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    If someone were to murder your closest loved ones, would you want them contained or would you be fine knowing you and everyone else was safe from this person? >>

    Depends on whether the one seeking revenge was in his right mind, if not, his mania could result in drastic measures, even suicide bombing, as we have been aware of since 9/11

    “[FONT=Verdana, sans-serif]What we think, or what we know, or what we believe is, in the end, of little consequence. The only consequence is WHAT WE DO.” John Ruskin (1819 - 1900) [/FONT]
     
  11. CynthiaCypher

    CynthiaCypher Well-Known Member

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    My grandfather was a murder victim and my grandmother wants more than anything than for his murderers to be rehabilitated. I have another opinion that does not exactly measure up with my grandmothers.
     
  12. Badran

    Badran Veteran Member
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    For society, i think approaching criminals with a mentality of understanding is more effective than approaching them with a mentality of punishment or vengeance (that's not to say those are by necessity mutually exclusive), as the first is basically a lot less emotionally loaded.

    With a less emotionally loaded mentality, and with an approach more open to looking for problems and reasons to understand for why harm occurred in the first place, i think the possibility and capability of addressing such harm increases.
     
  13. Koldo

    Koldo Incredible Member

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    Why not approach the issue with both mentalities then?
     
  14. Badran

    Badran Veteran Member
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    In some cases i think that's inescapable, and possible. But generally, one of them makes the other difficult, so unless there's the reason to maintain both (such as when dealing with a threat that can't be contained and needs to be eliminated), i think it's more helpful to be oriented towards understanding.
     
  15. Koldo

    Koldo Incredible Member

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    Don't you think that a mentality of understanding, by itself, fails to address the short-term aspirations of the individuals within a society?
     
  16. Sunstone

    Sunstone De Diablo Del Fora
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    I don't see much use for revenge in and of itself. It's not the same as taking action to prevent further abuse.
     
  17. Drolefille

    Drolefille PolyPanGeekGirl

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    Treating criminals like people who can change rather than people who are fundamentally broken/flawed/unfixable/evil is statistically more likely to rehabilitate them. Even punishment is just something external imposed on them, if they don't internally change then they'll return to old behaviors as soon as punishment is lightened or removed.

    My job uses both, we have sanctions because part of the teaching aspect is that actions continue to have consequences, but the biggest sanctions - being placed on electronic detention (an ankle bracelet that permits restricted movement only), or being violated and returned to prison - are only done by the parole agents. My coworkers and I primarily provide the praise, counseling, education, and cognitive behavioral treatment.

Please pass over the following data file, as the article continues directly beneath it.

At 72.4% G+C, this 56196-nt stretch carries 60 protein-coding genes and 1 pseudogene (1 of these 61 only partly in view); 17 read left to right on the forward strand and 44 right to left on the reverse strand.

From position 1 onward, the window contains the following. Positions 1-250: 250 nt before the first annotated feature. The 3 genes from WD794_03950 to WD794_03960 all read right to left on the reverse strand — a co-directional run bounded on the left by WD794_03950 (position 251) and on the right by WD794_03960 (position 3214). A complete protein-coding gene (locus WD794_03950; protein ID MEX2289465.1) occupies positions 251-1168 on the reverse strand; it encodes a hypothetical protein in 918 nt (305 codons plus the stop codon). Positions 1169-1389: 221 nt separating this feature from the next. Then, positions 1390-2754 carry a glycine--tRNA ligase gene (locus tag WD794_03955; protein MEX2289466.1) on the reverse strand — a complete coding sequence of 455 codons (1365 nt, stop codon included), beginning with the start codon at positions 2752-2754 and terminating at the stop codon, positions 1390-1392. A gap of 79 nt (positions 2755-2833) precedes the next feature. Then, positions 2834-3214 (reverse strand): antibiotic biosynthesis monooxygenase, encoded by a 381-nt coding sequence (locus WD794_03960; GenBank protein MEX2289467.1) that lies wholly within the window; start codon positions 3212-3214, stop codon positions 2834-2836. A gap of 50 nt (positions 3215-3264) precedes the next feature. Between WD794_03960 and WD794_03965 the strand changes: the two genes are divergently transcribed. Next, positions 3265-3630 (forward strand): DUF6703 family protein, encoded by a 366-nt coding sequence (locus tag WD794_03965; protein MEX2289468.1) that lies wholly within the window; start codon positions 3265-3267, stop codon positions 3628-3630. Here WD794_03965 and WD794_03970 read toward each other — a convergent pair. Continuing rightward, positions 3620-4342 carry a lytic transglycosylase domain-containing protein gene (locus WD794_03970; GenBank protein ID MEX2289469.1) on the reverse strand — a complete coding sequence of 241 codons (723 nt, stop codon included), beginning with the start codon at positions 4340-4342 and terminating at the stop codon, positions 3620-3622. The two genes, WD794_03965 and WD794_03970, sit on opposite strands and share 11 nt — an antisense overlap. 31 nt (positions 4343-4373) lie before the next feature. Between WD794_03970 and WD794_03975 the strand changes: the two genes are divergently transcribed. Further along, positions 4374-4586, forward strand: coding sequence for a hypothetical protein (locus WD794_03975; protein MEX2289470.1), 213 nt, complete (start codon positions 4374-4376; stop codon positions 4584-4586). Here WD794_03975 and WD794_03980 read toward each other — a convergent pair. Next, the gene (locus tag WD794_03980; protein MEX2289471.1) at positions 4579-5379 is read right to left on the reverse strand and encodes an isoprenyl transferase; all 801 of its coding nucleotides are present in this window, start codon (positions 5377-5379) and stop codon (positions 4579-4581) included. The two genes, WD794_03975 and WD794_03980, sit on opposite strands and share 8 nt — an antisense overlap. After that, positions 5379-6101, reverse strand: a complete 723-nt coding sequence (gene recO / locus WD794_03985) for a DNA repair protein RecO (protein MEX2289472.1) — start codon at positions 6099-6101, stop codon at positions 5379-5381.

But punishment alone doesn't change anything, if it did, we would never have repeat offenders.

    For the OP, I'm fine with both. In fact, most murderers will never re-offend as it stands, some due to the nature of their case - a crime of passion, a relationship related case, etc. - some because after a long period of time in prison they've aged out of whatever trouble they were involved in. (By long period I mean about 10 years for Murder 2, or 20-25 for Murder 1).
     
  18. Alex_G

    Alex_G Enlightner of the Senses

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    Well as far as i can see there are 4 primary reasons for the punishment of crimes:

    1. As a way of safeguarding from ongoing crime by incapacitating/isolating them
    2. As a deterrent to others via actualised threats of punishment
    3. As a means of rehabilitation (not quite 'punishment' per say)
    4. And as a simple retribution, giving them what they deserve.

    If one thinks pragmatically the first 3 make sense in terms of governance. They have justifiable reasons relating to keeping an ordered, safe and fair society.

    The fourth seems more related to moral dessert, and what we think they deserve to endure for whatever particular crime they commit. This has far less practical justification like the others, and if we consider the possibility of no free will, it becomes difficult to defend.

    Revenge is hard wired in us to a degree, and could be considered a form of personal justice, if reactionary. This however is totally different from any social justice, or anything that should be in policy.

    Is revenge good or justified? Well life is complicated. I would never think a state should blanket endorse it, but that is not the same as saying its never warranted or justified for a person.

    I would be happy for justice to occur and the practical aspects of punishment be enforced. Of course the realities in life are less clear cut, and i can see why people end up feeling the need to go vigilante when systems of justice fail them.

    Even saying that i would still get the surge of rage and want to retaliate that&#8217;s hard wired in me. Luckily time can heal this sort of reactionary fervour.

    In situations of extreme harm or cruelty to those i love, in the moment i could see myself taking the appropriate revenge. Sometimes being a pacified 'good citizen' just isn't honest or even human.
     
    #18 Alex_G, May 4, 2014
    Last edited: May 4, 2014
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  19. Koldo

    Koldo Incredible Member

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    Not really. Dogs are often put down if they seriously attack people. And most people wouldn't say that dogs have free will.
     
  20. The Sum of Awe

    The Sum of Awe Brought to you by the moment that spacetime began.

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    I think you may have misunderstood - the attacker is not the avenger.